Lymphedema Impact and Prevalence International Study: The Canadian Data.

Authors:
David H Keast
David H Keast
University of Western Ontario
Canada
Christine Moffatt
Christine Moffatt
Thames Valley University
United Kingdom
Ashrafunissa Janmohammad
Ashrafunissa Janmohammad
2 Parkwood Institute Research

Lymphat Res Biol 2019 Apr;17(2):178-186

2 Parkwood Institute Research, St. Joseph's Health Care London, Lawson Health Research Institute, London, Canada.

Chronic edema/lymphedema is defined as edema present for more than 3 months. It is underrecognized and undertreated. The International Lymphedema Framework developed an international study, Lymphedema Impact and Prevalence International (LIMPRINT), to estimate the prevalence and impact of chronic edema in heterogeneous populations. Canada participated in this study. Participants were recruited from an outpatient chronic wound management clinic. At a study visit, the following tools were administered: The Core Tool, Demographics and Disability assessment (WHODAS 2.0), Quality-of-life assessment (LYMQOL + EQ-5D), Details of swelling, Wound assessment, and Cancer. Data were entered into an international database (Clindex), and country-specific data were analyzed. Sixty-eight subjects were enrolled. Fifty-seven percent were males and 43% females. More than 90% were older than 45 years. Only 7.35% had primary lymphedema. Most had lower extremity edema (65 of 68). Over half (47.06%) were morbidly obese with body mass index of >40. The most common underlying condition was venous disease. Only 8 of 68 had a history of cancer. While 72.06% had a history of cellulitis, only 10.2% had been hospitalized in the past year. 39.71% had an open wound. More than 75% had received multilayer bandaging, compression garments, wound dressings, and extensive counseling. Few had received manual lymphatic drainage, which is not funded. Disability was less than expected. Chronic edema/lymphedema is an underrecognized condition. These data and the wider LIMPRINT study are important tools to advocate for wider recognition and funding of treatment by health care systems.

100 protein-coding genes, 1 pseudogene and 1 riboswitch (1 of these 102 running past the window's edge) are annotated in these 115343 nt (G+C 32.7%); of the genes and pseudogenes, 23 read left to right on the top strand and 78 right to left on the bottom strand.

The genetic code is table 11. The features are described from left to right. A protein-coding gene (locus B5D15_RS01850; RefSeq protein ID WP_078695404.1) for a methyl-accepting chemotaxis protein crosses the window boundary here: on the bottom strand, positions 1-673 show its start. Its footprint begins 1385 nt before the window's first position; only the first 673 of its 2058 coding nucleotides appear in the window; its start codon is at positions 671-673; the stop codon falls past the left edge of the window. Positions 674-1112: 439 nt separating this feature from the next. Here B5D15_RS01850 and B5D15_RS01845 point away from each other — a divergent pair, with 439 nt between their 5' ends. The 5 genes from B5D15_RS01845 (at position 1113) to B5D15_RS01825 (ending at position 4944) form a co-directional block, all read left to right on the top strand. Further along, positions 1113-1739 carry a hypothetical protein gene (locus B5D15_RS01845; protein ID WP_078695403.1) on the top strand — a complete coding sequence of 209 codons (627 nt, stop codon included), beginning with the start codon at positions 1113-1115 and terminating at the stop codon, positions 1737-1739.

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http://dx.doi.org/10.1089/lrb.2019.0014DOI Listing
April 2019
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